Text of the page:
July 2023
The Natural World of Jeweler Bill Ford

It’s very satisfying to make something and then step back and say to yourself, “I made that.” This can apply to anything we accomplish, like fixing a fence or filling out an application, but for artists this is true on a whole other level. Fixing things or filling out a form doesn’t bring the same gratification as creating, transforming physical substance into something beautiful through one’s individual artistic sense and acquired skills.

Halloween Pin

When the towers came down on 9-11 Bill Ford, long‐ time Prescott resident and jeweler, did what artists feel compelled to do when they are moved — he went to his studio. He made pins depicting the lost towers and gave them to people he cared about. Makers make things because they are compelled by their natures to do so. It’s how they interact with and respond to their environment. “I make jewelry not because it’s lucrative, but because I’m compelled to,” he says.

Imilac Pallasite meteor, 14K pendant
Korot Opal, sterling pendant
Broken-heart Milagro pin

Bill grew up in New York and was fortunate to study at the Pratt Institute, the New School for Social Research and later at the Kansas City Art Institute. On leaving school he focused on leather work, making handcrafted sandals in New York City. After some time he moved west to learn saddle making, first in Wyoming, then in Montana, where he met his wife. They then moved to Arizona and eventually settled in Prescott, where Bill began studying jewelry with Dick Marcusen. Bill got pretty serious about it and was soon teaching jewelry at Yavapai College, which he continued for decades, helping train up many fine jewelers.

Amethyst ring
Fire agate, sterling pendant

Ford’s work is mostly out in the world being worn and appreciated by those smart enough to have acquired it when it was available. Some years ago he submitted a bola tie to our local rodeo committee for use in promoting the event, featuring a silver cowboy riding a bucking stegosaurus to promote the “World’s Oldest Rodeo.” I am fortunate to have inherited a small horned-lizard pin by him that was given to my mother years ago. It’s among my most cherished pieces of jewelry.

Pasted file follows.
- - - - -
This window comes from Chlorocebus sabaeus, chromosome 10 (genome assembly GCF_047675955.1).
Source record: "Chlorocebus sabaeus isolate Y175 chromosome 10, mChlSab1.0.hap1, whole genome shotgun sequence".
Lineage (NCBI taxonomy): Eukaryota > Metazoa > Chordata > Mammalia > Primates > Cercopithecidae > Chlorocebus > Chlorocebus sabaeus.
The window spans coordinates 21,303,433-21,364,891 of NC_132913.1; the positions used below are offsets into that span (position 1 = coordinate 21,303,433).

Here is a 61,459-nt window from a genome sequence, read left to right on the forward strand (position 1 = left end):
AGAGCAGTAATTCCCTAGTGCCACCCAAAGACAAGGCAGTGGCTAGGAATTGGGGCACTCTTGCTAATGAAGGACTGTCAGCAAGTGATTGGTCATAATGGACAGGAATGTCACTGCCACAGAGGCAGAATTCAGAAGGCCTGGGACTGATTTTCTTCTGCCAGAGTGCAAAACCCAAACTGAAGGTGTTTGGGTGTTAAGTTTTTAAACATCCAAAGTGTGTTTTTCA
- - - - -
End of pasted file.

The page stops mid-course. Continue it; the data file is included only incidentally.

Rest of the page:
Repousse Horned Toad pin

Bill doesn’t show his work regularly in any gallery, but keeps working on jewelry and leather pieces that satisfy his need to create. He will make bespoke pieces. His work over the years has been eclectic, sometimes a simply set piece that allows a particularly unique stone to speak for itself, some‐ times a “trick” piece, complicated and difficult in execution.

Copper belt buckle

One technique Bill uses frequently is repousse, which produces one-off pieces. First you put metal into a soft pitch material, then flip it over, hammer it and chase it to create the desired form. “There’s something really special about putting myself into the work by doing it that way as opposed to making it in wax and casting it and making hundreds of the same thing.” He spoke of how when you get married you buy a ring, but that ring really only has significance based on how long you’ve had it. Jewelry made for the individual is a talisman, he feels. It brings its own juju with it. The Natural History Institute is currently exhibiting the work of a group of northern Arizona jewelers, including Ford, under the theme of looking at natural history through the jeweler’s eye. In the very informative panel discussion held at the show’s opening (available on YouTube), each artist had the opportunity to speak about their take on the art of transformation, of taking a commodity and making it into a thing of beauty. Jewelers can remind us that the natural world should not be commodified, but rather seen as a thing to be loved. The show will run till July 14 and is well worth the visit.

Elk teeth, fire agate pin

Bill is at a place in his life where he doesn’t want or need to push his product to generate income or exposure. “You can do it one way, but it’s really time consuming and you’re not going to make any money. You can do it another way that would be more profitable, but I prefer the Amethyst ringfirst way. I always made a living, but was never that successful. How much do you need to live?” While he doesn’t feel as compelled to produce as he used to, he still gets excited about a spectacular or unique stone. Bill will always be a maker. “It’s gratifying to make something, then step back and say, ‘I made that!’”

Visit the Natural History Institute at 126 N Marina St. to see Bill Ford’s work in the “Written in Stone” exhibit. You can contact Bill at azwilliamford@yahoo.com.

Abby Brill is Associate Editor of 5enses.

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